Sighthounds and in this case Scottish Deerhounds have been inspirational for artists, writers and poets through the ages. It is exciting that it is still so in the 21st century. I would like to introduce you to Joan Creel Winner of the Scottish Deerhound Club of America (SDCA) Art Competition at Lompoc California 2010.
Joan is the sculptor of this stunning bronze sculpture which is perfectly homed at Fernhill with Barbara Heidenreich and Richard Hawkins. How phenomenal it is that an artist new to the medium of bronze sculpture would turn out such an outstanding piece as a relative novice. I should have asked Joan how many hours went into this piece, it probably would be astounding. I am reminded again that a latent passion to create should never be ignored; what a pity if a gift such as Joan’s were never to be realized. Thankfully Joan is creating new pieces and will continue to do so I hope.
I asked Joan to tell me a little about herself and her process, I am sure you will be interested to read Joan’s own words.
“After admiring and collecting Deerhound art for decades, retirement to Montana seemed the perfect time to explore a special interest — sculpture. Having a foundry that casts bronze art pieces close by spurred me on, and after taking a short course class in the lost wax process, I started my first Deerhound sculpture, working in clay.
Casting in bronze is an interesting process. First, a rubber mold is made from the finished clay and covered with a rigid shell to maintain the shape. Melted wax is poured into that mold to create a wax replica of the clay original, and when it has cooled, the shell is broken off to reveal a wax replica of the original clay. A system of wax rods called the sprue is attached to this wax replica to ensure that molten bronze will fill extremities, such as legs. Next, the wax replica is encased in a heat-prooof material called the investment. When molten bronze is poured into this investment, the wax burns out and is replaced by bronze. Once this cools, the investment is broken off and you have a bronze sculpture, ready to be finished. If the sculpture has been cast in pieces, they are welded together. Then the sculpture is chased, or polished, to remove any rough spots, and the sculpture is ready for a patina. Because the rubber mold of the original is not harmed by this process, a signed and numbered limited edition can be cast following the same process.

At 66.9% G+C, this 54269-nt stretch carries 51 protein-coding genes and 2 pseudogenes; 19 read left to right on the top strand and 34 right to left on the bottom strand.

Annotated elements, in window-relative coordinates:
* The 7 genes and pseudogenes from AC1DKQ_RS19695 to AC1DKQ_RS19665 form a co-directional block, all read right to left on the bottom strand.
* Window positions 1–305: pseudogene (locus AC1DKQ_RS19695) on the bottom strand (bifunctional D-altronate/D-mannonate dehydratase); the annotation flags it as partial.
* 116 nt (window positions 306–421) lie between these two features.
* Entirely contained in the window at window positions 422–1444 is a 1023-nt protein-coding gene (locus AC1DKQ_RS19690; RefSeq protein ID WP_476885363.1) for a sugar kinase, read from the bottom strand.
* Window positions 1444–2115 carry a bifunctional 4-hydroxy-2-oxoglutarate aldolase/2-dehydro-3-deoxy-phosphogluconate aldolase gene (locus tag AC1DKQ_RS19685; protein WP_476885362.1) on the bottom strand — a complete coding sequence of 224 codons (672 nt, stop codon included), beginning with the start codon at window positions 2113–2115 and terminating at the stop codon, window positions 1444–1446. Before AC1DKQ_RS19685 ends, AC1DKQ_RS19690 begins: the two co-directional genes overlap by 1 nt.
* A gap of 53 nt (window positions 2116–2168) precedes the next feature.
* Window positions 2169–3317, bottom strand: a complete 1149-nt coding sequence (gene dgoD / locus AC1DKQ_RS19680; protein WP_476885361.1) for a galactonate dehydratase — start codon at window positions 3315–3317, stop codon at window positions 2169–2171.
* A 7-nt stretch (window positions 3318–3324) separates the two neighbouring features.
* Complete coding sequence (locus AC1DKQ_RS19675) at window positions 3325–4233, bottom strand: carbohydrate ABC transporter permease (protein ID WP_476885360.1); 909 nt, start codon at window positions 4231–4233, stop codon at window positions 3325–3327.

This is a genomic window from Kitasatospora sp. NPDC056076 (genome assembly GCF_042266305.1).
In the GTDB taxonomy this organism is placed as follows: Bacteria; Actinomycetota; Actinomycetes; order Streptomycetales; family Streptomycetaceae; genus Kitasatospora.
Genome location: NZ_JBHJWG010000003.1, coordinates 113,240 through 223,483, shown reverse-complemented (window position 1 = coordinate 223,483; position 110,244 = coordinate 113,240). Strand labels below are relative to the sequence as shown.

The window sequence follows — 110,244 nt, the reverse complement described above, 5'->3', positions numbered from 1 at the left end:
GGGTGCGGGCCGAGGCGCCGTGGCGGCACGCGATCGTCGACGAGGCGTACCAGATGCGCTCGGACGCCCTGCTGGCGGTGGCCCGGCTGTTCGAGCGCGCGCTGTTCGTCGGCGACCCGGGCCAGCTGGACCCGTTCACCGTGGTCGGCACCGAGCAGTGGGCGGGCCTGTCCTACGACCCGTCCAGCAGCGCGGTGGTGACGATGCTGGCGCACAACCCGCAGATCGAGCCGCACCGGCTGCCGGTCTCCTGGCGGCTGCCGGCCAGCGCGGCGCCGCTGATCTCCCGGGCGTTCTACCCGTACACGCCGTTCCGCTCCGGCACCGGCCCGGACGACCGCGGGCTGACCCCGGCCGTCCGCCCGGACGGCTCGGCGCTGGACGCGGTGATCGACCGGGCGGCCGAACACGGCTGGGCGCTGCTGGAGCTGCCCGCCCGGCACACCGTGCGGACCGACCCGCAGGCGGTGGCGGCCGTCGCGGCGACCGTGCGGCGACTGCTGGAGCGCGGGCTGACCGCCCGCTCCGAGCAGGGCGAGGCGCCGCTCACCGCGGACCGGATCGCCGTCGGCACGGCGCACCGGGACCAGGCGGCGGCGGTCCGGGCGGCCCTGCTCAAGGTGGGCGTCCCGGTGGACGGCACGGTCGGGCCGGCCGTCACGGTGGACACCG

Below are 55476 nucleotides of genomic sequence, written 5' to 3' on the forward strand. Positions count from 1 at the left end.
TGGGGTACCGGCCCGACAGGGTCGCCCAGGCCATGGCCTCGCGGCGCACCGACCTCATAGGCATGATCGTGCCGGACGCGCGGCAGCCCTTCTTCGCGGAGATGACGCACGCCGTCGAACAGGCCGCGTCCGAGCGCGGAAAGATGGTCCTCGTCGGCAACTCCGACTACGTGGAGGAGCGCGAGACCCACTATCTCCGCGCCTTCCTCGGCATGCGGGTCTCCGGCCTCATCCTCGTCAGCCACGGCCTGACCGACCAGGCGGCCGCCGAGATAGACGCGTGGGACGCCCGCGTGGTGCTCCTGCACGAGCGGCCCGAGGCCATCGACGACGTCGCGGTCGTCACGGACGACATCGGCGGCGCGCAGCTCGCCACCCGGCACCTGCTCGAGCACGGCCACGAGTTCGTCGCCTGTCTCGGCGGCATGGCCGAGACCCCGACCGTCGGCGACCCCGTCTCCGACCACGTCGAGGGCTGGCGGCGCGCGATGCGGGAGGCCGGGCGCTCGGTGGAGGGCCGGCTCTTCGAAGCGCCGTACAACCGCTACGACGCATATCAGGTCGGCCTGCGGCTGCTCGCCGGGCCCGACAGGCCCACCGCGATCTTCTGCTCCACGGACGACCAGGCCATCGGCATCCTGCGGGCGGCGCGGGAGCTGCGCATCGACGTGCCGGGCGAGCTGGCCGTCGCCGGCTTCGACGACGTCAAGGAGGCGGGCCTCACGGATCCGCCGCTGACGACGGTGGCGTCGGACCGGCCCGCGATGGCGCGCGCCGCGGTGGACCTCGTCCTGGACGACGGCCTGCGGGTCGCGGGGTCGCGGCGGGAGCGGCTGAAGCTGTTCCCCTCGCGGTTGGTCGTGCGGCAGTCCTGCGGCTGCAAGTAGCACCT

My first bronze, called “Dusk” in honor of one of Isak Dinesen’s (Karen Blixen’s) Deerhounds at her Karen coffee plantation in Kenya’s highlands, turned out pretty well, so I donated one to the SDCA for a National Specialty fundraising auction.
Several people other than the winning bidder were interested, and pieces from the edition of ten were cast to order for them.
Most important, Barbara Heidenreich and Richard Hawkins of Fernhill became my mentor/collectors, critiquing clays in progress as I moved on.
The next project was for them — a larger outdoor bronze that now resides at Fernhill and can be seen on the Fernhill web site. Step one in this process was to complete a small version, the maquette, or model, that an enlargement company used to measure data points that were entered in a computer-driven machining tool that carved a styrofoam enlargement of the desired size.
After refining the styrofoam a bit, then covering it with a clay layer and doing the surface detailing, two large bronzes were cast, one for Fernhill, the other for Mary Ann Rose, who joined Barb and Richard in supporting the project. The maquette size piece became “The Chase” my second tabletop bronze. Again, I donated one for auction at another SDCA Specialty.
For this year’s Specialty in Oregon, my auction donation is a bronze from my newest limited edition, “I Know Where I’m Going”, featuring a pup and named after a film beloved by Deerhounders.
Just completed in clay is “On the Beach”, a maquette for a piece initiated by Kris and Bayard Smith and Joan and Joe Giles after they visited Fernhill and saw my first larger bronze. This maquette will be cast in bronze by Specialty time, where the Smiths and Giles will show it in hopes of generating subscribers for a Limited Edition of ten signed and numbered large bronzes. The concept of sharing appealed to me, since dividing production costs among ten collectors makes sculpture far more affordable, and it gives me another opportunity to work on a larger scale.
It’s been over six years now since I retired, and the time has flown, thanks to the most perfect creatures under heaven and the wonderful people who breed them.”